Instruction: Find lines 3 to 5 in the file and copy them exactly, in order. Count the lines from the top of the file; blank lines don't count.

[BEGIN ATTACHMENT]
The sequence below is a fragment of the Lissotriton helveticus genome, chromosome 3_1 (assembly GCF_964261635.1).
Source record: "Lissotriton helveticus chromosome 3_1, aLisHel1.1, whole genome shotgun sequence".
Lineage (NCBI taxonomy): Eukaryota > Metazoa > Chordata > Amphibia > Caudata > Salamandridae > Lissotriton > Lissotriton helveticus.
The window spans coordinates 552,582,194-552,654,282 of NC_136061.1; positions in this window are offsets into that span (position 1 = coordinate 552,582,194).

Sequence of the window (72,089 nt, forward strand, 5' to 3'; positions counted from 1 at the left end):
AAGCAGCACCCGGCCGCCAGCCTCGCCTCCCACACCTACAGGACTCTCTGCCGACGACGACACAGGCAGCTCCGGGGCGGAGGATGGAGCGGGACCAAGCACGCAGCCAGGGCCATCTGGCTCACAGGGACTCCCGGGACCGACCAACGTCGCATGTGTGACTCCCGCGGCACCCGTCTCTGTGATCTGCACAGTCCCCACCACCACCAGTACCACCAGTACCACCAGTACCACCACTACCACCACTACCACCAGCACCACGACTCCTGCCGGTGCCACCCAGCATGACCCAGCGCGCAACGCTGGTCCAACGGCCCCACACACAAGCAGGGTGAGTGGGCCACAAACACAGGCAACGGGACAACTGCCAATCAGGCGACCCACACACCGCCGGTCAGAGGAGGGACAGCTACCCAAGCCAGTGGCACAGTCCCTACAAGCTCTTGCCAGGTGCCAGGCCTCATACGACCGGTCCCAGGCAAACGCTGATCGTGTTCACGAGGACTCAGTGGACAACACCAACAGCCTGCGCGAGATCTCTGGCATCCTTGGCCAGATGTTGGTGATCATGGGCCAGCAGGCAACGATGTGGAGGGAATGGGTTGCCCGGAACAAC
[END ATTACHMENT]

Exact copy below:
Lineage (NCBI taxonomy): Eukaryota > Metazoa > Chordata > Amphibia > Caudata > Salamandridae > Lissotriton > Lissotriton helveticus.
The window spans coordinates 552,582,194-552,654,282 of NC_136061.1; positions in this window are offsets into that span (position 1 = coordinate 552,582,194).

Sequence of the window (72,089 nt, forward strand, 5' to 3'; positions counted from 1 at the left end):